Week 3 – Research completed, ideas formed, I’ve danced to the drum and now it is time to design, create, compose, present and perform.
Week 3: Mon 28 Feb – Sun 5 Mar 2017
කොහොමද? kohomadha? – How are you?
Week 3 already. Create week!
Absolutely nothing could have prepared me for the Sura Medura residency here in Sri Lanka. What will I make or create?
With no meticulous advance planning the challenge is to allow ideas to emerge and evolve influenced by the local culture, nature and materials available.
I never imagined the level of inspiration that comes from having the time and space to relax properly, to think, to explore and to discover.
Add fantastic fresh food and a dramatic tropical climate of brilliant sunshine by day and star lit nights – Paradise!
My ‘expression’ is starting to take shape. I am experimenting with locally sourced materials including cane, coir, paper and fabric from nearby suppliers. I get twigs, branches and leaves from the jungle, and coconut seeds and pods from the beach. The whole installation is a play on carnival as an art form.
As fellow artists we have become a creative family, supporting and helping the development of each other’s ideas to make a success of this opportunity.
Our lunch time lectures stimulate discussion and enthusiastic debate. With Josh we explore the role of the audience in performance art. Ross laid out the pros and cons of studying for a PhD. Next week it is my turn!
Neil’s long time friend and colleague Bob Palmer joins us. He is an adviser and producer of International cultural projects.
Drum and dance
Weekend Fri 24 – Sun 26 Feb
This weekend I start construction and we open our doors so anyone passing can see us at work and share our progress, just like an ‘atelier‘.
On Friday evening we pop across the road to a party with the most captivating live drummers that transports me into a tribal dance frenzy cleansing my mind, body and soul, and reminding me that rhythm is life!
Day 13 Mon 27 feb
Ross leads todays morning class – a listening session – starting on the terrace at 5.30am, before sunrise. We close our eyes for one minute then describe what we hear.
For me the crashing waves sound like a distant violent thunderstorm. The high pitched rattling of the water rolling back and forth over the sand at speed could be mistaken for an enormous swarm of swirling locusts. I liken the ebb and flow of the magnificent ocean to Neptune breathing.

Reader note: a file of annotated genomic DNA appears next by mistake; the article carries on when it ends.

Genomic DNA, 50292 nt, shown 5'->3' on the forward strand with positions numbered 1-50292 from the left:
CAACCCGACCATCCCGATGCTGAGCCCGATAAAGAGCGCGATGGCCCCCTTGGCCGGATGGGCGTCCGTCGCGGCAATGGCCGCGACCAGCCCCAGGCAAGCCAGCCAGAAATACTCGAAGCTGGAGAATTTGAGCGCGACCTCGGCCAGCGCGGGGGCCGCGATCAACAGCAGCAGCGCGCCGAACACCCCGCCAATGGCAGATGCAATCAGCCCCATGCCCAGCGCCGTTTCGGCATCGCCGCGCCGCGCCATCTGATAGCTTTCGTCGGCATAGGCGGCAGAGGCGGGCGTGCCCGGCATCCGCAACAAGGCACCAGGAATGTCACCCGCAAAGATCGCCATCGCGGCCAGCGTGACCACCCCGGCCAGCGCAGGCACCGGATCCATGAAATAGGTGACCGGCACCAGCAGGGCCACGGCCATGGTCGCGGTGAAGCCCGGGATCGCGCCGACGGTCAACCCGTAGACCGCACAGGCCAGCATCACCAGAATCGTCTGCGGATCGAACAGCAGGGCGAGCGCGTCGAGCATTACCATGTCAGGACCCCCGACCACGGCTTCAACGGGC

Then into the jungle in silence, where the chirps, cheeps and calls of the dawn chorus fill the air. I really enjoy how Ross helps us to be still and listen properly. On the rainforest floor I find these divine quivering pink fronded flower creatures (above) which I tenderly carry ‘home’. In silence.
Day 14 Tue 28 Feb
Elephant Foot is the only shop in Hikkaduwa selling drums and percussion. The daughter of the owner demonstrates the clicking finger playing technique on a Sri Lankan drum called a Rabana.
Zoe and I attend a dance class at the Banda Wejesuriya School of Dance in Ambalangoda. Our teacher Danuchka teaches us a Buddhist Kandyan dance called Namaskar with an accompanying song Ash Saramba: Domi Kita Kita dom.
At dinner I have my first taste of fresh seasoned crab, a theatrical and messy affair of cracking shells, picking out the flesh and enjoying the surprisingly sweet taste.
Day 15 & 16
Wed 1 & Thur 2 March
Despite the tropical rain I go into the jungle to gather materials for the construction of my twig exhibition. I am encouraged to be as radical and rebellious as I dare.
I go to Galle to buy more fabric for the costumes. Bus travel is now my favourite form of transport as it is cheap, hair-raising and the bus stop is right outside Sunbeach.
Day 17 Fri 3 March
Today we travel by tuk tuk to Dodanduwa, 4km South of Hikkaduwa, to visit the new Sura Medura site that will become purpose built artist studios. We see a large monitor lizard lazing on a tree overhanging the lagoon. To me it looks like a small alligator!
Then we visit the coir (pronounced ‘coy-ah’) factory to see how fibre from the outer husk of the coconut is used for making rope and matting. Local people make small mats and baskets by hand. The larger carpets are woven using huge mechanical looms.
Day 18 Sat 4 Mar
We are almost half way through the residency . I am absorbing every minute so I can return home filled with enough inspiration and sunshine to last forever.
Next week we present a summary of our arts practice to the visual and performing arts students at the University of Colombo. Then the creation continues…
Sri Lanka – people
The people of Sri Lanka are warm, friendly, helpful and supportive. English is spoken by most and they will go out of their way to help you.
Sunbeach manager and master chef Chaminda (above) is famous for his 10 dish curry. He is the font of all local knowledge and if you need something unusual he will know where to get it and how to get there.
The Sunbeach staff play a popular board game called Carrom (left). A white disc is flicked with the finger to knock the coloured discs into the corner pockets.
Tuk tuk drivers are aplenty here, you rarely have to wait more than a few minutes before half a dozen are offering you their services. Chinthaka (right) is the recommended choice if you have a complex mission that needs a translator.
Next door to Sunbeach is the Reef Break Surf School. Suma (left) takes learners into the water and shouts ‘Up! Up! Up!’ when the right wave comes along.
Sumana (below) is the lovely owner of my favourite sarong shop. She is always welcoming and lets me rummage through the huge piles of fabric in the back. It is just across the road to Sunbeach and bursting with lovely hand made beach wear. Sumana dressed me in a sari. I felt like an Asian princess.
ඉස්තුති istuti- thank you.